I set up a new dev machine last week and decided to give win7 a try. Most recent dev setup was using win2k8 server and it’s still my favorite dev environment. Fast, unobtrusive, things just worked.
Win7 appeared to be a different story, reminding me of the evil days of Vista. I had expected it to be more like Win2k8 server, but it just wasn’t. I was trying to be zen about the constant UAC nagging and just get used to the way it wanted me to work. But two days in, it just came to a head and after wasting countless hours trying to work within the security circus it set up, i was ready to pave the machine.
Here’s just a couple of things that were killing me:
- Can’t save into Program Files from the web
- Had to save into my documents then move it there. Worse, it told me i had to talk to an administrator about that. I am an administrator!
- Can’t unzip into Program Files
- Same story as above.
- Have to whitelist reserve Uri’s for HttpListeners and you can’t wildcard ports.
- This was the final straw, since my unit tests create random port listeners so that the shutdown failures of a previous test doesn’t hose the registration of the next.
All these things need administrator privileges. But wait, I am an administrator, so what’s going on? It appears that being an administrator is more like being in the sudoers file on unix. I have the right to invoke commands in the context of an administrator, but my normal actions aren’t. I tried to work around this with registry hacks, shortcuts set to run as administrator and so on, to try to get things to start-up with administrator privs by default, but Visual Studio 2k8 just refused to play along. You cannot set it up so that you can double-click on a solution and it launch the solution as administrator in Win7. And even if you start VS as administrator, you cannot drag&drop files to it since it’s now running in a different context as Explorer.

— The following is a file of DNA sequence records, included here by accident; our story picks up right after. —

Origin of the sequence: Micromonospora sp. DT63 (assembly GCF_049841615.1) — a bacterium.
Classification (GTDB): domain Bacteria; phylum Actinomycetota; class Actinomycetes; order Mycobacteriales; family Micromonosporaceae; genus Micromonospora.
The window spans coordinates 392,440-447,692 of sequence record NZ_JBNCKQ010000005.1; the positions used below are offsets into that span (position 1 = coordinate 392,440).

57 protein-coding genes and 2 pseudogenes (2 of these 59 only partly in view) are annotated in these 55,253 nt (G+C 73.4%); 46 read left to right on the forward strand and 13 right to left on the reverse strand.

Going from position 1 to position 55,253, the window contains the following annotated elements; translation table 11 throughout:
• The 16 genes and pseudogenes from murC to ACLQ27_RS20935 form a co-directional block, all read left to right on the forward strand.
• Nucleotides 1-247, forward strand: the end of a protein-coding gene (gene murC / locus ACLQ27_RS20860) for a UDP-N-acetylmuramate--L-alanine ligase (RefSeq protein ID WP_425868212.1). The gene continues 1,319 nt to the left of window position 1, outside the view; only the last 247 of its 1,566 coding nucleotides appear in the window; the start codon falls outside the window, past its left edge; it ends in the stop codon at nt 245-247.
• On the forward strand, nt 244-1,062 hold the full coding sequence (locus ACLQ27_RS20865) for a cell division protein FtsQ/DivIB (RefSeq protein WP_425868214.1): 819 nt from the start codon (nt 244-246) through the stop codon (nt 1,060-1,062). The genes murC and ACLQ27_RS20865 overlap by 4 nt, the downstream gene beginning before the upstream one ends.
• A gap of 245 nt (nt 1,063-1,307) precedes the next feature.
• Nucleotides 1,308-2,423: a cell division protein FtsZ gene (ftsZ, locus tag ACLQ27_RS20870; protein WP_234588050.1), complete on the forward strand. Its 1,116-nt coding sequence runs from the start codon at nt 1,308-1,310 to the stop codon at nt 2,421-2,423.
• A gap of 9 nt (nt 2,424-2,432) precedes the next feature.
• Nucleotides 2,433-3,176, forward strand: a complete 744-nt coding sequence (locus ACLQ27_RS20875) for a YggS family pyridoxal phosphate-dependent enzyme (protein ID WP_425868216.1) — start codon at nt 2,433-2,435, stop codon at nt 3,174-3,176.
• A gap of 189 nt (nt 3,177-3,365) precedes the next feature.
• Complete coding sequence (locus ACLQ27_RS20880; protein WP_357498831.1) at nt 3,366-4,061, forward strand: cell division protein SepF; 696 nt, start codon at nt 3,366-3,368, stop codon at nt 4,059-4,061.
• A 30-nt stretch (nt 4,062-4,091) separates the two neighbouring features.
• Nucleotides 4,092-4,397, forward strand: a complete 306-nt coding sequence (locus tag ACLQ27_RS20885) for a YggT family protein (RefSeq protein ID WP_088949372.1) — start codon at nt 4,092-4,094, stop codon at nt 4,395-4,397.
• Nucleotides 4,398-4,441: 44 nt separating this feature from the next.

And if you ask MS Connnect about this you’ll find that like anything of value the issue has been closed as “By Design.”. Ok, look buddy, just because you designed a horrible user experience doesn’t mean the problem can just be dismissed.
But why was win2k8 so much better an experience, a nagging voice kept asking. Turns out that on win2k8, i just run as Administrator. Win7 never gave that option (and you have to do some cmdline foo to enable the account.) Being a unix guy as well, running dev in what is root, just felt distasteful. But distaste or not, it’s the key for actually being able to do productive development work in windows. As soon as I became THE Administrator, instead of an administrator, all was smooth again.
Stupid lesson learned.